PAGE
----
Still, I remained silent, as the dislike for Clinton among some Democrats seemed to be growing even more fervent than it was for Trump.

After Bernie Sanders lost the primaries and chose not to put the full force of his support behind the winning candidate, unfortunately, many of his supporters– still pissed about his loss– followed suit. I knew a dozen or so Bernie supporters right here in Brooklyn who admitted to not voting in the general election, because “they didn’t like Hillary or Trump.” Well, without those votes, guess who we ended up with? (Nice play, Bernie).

My disappointment with Bernie Sanders became personal when he chose to remain silent during years of racists attacks against the only Black Assemblywoman in his state of Vermont. This, I took very personally, because that woman, Kiah Morris, is my sister.

During most of her second term as a state assemblywoman, Kiah was harassed and stalked by a self-proclaimed white supremacist who threatened the safety of her and her family. Her home was broken into twice; she was sent notes that read, “Nigger we don’t want you representing us,” while her twitter feed was littered with caricatures of Sambo and other racially offensive messages. For what amounted to a few years, my sister appealed for help to the state office, the local police, and Bernie Sanders, all of whom did nothing to try to end the harassment.

The stalker even showed up to an AG “investigation” hearing into his own harassment, open-carrying a gun and wearing a Pepe the Frog shirt, because he knew he was safe. And he was right: Ultimately, the AG, decided the stalker was expressing his right to free speech. At that point, Sanders issued– without addressing Kiah’s case directly– what amounted to a “thoughts and prayers” statement about how “This corrosion of political discourse is destructive to our democracy.”

My sister resigned from office.

Bernie Sanders Rally
Photo: Wikimedia

Publicly, Sanders has expressed a soft acceptance of certain racist behaviors: “I think you know there are a lot of white folks out there who are not necessarily racist who felt uncomfortable for the first time in their lives about whether or not they wanted to vote for an African-American,” Sanders told The Daily Beast, referencing the close contests involving Andrew Gillum in Florida and Stacey Abrams in Georgia.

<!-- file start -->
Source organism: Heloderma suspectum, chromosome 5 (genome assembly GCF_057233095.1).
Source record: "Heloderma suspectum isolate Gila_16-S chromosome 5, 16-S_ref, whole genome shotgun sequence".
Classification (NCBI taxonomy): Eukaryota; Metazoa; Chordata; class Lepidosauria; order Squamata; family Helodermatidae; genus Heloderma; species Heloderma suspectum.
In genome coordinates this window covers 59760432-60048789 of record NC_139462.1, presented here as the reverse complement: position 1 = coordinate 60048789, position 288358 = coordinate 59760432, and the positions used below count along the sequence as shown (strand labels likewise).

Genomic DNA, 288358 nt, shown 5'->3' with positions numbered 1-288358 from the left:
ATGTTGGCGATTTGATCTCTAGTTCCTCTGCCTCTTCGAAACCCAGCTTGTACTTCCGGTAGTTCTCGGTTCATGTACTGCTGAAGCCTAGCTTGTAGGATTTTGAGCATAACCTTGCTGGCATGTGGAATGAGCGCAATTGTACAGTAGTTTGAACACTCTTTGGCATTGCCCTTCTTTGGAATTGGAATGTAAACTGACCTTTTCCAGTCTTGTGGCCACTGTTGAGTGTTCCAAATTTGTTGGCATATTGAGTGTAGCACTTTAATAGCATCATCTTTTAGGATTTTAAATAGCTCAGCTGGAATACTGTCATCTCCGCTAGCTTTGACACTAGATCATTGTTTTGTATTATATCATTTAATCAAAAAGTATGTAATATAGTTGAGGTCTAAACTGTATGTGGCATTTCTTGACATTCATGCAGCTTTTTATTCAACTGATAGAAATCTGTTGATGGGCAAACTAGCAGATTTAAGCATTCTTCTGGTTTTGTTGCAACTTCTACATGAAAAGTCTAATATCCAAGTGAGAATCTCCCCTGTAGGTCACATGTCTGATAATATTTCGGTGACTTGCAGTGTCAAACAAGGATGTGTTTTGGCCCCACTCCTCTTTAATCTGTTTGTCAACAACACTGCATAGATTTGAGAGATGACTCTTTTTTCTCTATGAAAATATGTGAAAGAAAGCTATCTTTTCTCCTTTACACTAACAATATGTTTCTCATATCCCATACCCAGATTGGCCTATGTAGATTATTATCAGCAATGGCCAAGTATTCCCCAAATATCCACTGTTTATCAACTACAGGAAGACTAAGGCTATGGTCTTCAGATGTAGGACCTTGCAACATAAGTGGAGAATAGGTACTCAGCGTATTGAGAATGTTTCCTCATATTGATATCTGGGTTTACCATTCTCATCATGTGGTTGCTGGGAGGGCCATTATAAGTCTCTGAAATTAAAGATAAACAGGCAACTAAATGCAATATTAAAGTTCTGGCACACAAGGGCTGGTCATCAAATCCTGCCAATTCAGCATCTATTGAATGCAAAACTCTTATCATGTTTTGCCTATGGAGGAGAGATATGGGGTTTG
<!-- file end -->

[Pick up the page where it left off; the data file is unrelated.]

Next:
So no, this time, I won’t be silent. When folks insist that I “Feel the Bern,” I will speak up about how the senator who represents the whitest population in the country and claims to be a POC ally actually lacks the experience, desire and understanding for how to legislate for true racial justice.

This time, I will implore others to do their own personal research on each candidate and not simply go by a candidate’s vitriol or what social media tells you.

This time, when I see misinformation spreading virally across social media platforms from obscure news sites, I will challenge it always by requesting where they got their data and to verify the source.

This time, when folks want to pin historical fiascos like the Crime Bill onto a singular legislator, I will insist they research the mood of the country, the historical context and roles that everyone played.

And finally, this time, once we elect a candidate, I will center all my conversations around the need to unify, versus deciding to sulk and stay home (which means, even if I have to vote for Bernie Sanders as the Democratic candidate, I most certainly will).

If the goal is to win, our strategy must be ironclad: to research, to speak truth to power, and to unify.

This election, let’s take the lessons we learned and avoid past mistakes. Because, fool me once in 2016, shame on them! But fool me twice in 2020? Then, shame on us! All of us.

Sincerely,

C. Zawadi Morris, Editor and Publisher